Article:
Rap in Cuba has come a long way since the hazy days of the early 90s. In 1991 salsa was the dominating musical force on the island with rock, almost covertly, following very closely behind. There was, however, a gap for those young people who did not fall for either genre. That is why the Panamerican Games in the summer of that year provided the perfect backdrop against which Cuban rap developed. All of a sudden the Cuban youth witnessed a contingent of US journalists, athletes and independent travellers, many of them black and many of them in powerful positions, wearing the latest hip-hop fashion and swaggering around Havana. And to cap it all the first images of Vanilla Ice, Mc Hammer and Bobby Brown beamed from our television screens and acted as a catalyst for many a future MC to pick up his/her mic. Rap had finally landed. Overnight groups sprang up here and there. Amenaza and Primera Base were the more popular ones. In fact I remember going to the Alamar amphitheatre to see the first ever Rap Festival in Havana circa '92 or '93. But despite their energy and vigour, the first Cuban rap outfits were mere rip-offs of their American counterparts, copycats of more successful groups like NWA and Public Enemy. The watershed arrived in 1999 with the release of Orishas's debut album 'A Lo Cubano' (Cuban Style). Orishas was a Paris-based quartet (nowadays they are a trio) that blended the standard hip-hop MCing with traditional Cuban music. This record was heavy in production and arrangements and solid in vocal delivery. I would not be exaggerating if I said that it put Cuban rap on the map as well as paving the way for future artists.
And one of those artists is Telmy Telma, or Telmary, her stage moniker. Here's a singer who claims to rap 24 hours a day (the clip has English subtitles, by the way) and on the evidence of her debut album, 'A Diario', you could be forgiven for thinking that she may actually mean it. 'A Diario' is a record that from the hilarious cover reading 'Parental Advisory: Cuban Content' to the guests' list takes the listener through an amazing musical journey.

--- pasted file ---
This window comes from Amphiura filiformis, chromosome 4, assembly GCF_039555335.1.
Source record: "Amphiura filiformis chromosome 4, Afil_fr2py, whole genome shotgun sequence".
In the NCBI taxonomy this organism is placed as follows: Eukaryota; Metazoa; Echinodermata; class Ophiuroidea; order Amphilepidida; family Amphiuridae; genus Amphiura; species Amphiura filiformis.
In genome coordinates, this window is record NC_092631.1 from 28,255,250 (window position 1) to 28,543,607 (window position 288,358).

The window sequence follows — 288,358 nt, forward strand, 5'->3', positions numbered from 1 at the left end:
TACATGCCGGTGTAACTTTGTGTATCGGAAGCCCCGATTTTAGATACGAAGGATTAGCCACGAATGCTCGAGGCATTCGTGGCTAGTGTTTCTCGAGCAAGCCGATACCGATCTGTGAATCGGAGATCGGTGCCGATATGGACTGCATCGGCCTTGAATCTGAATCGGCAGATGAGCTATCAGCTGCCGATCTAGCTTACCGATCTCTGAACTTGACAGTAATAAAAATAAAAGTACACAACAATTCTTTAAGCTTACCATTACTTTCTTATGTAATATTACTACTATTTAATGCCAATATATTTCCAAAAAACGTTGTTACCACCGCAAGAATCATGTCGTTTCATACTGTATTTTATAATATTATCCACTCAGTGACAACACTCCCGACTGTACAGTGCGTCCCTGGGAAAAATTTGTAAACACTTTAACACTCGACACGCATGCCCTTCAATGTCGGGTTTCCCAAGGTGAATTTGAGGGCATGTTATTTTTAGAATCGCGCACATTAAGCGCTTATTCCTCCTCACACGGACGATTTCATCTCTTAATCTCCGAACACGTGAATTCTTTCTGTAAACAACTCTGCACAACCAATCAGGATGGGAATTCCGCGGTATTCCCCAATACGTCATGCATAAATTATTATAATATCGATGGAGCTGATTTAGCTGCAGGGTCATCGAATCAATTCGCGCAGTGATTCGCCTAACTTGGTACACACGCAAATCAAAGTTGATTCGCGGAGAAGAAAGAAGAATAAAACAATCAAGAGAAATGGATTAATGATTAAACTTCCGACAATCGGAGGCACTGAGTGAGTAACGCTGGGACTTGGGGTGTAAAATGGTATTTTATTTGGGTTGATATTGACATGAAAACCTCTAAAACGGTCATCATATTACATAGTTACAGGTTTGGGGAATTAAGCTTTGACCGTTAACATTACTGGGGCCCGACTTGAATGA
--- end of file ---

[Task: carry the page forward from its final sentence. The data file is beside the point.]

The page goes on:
Even the Intro(Rezo/Prayer), usually a fifteen-second self-indulgent exercise that barely deserves a footnote in the credits of any record, is a powerful prescient tool in this album that announces the arrival of a real artist.
'Fiesta' ('Party'), finds Telmary duetting with Athanai, one of the most famous Cuban musicians nowadays,(and to think that he and I went to college together and that his song 'Séptimo Cielo/Seventh Heaven' was performed for the first time in faraway countryside Pinar del Rio instead of urban Radio Ciudad de la Habana where it premiered shortly after) and the result is a feelgood track that could well fill up the floors of many a party this summer.
"Que Equivoca'o" ('You're So Wrong') deals with an errant, alcoholic partner and his pathetic excuses whilst trying to make up for his errors. 'Marilu' is dedicated to Telmary's mother and it boasts a guest slot by none other than Mayito, the singer from the salsa band Los Van Van, besides sampling the original 'Marilu', a composition by the same salsa troupe. 'Sueño Brujo' ('Enchanting Dream') has another famous contributor guesting on it, Marina 'la Canillas' from Ojos de Brujo and that's the clip you'll be able to watch below. 'Wondering (Sly)' has the ever hard-working Yusa duetting with Telmary. Yusa has been a regular feature on this blog for a long time now and it is also her skillful fingers playing the bass guitar that we see in the clip below. 'Spiritual Sin Egoísmo' ('Selfless Spiritual')is probably my favourite track from the whole album, difficult statement to make when this is a groundbreaking record full of top tunes. This song starts as a 30s or 40s jazz tune, it changes dramatically and ferociously halfway through and it finishes with an operatic voice ghosting in in the background whilst both Telmary and guest singer Kumar let rip in rapid-fire funk-jam style.
If you are looking for a sound to your summer, those sweaty and damp nights when there's hardly any breeze and humidity hits the 90%, this is your record. Whether it is a slow, sultry number you're lusting after, or a fast, uptempo one, this record's got all the ingredients you need for a summer holiday, preferably playing on your car stereo en route to somewhere nice and fresh. Southern Spain anyone?
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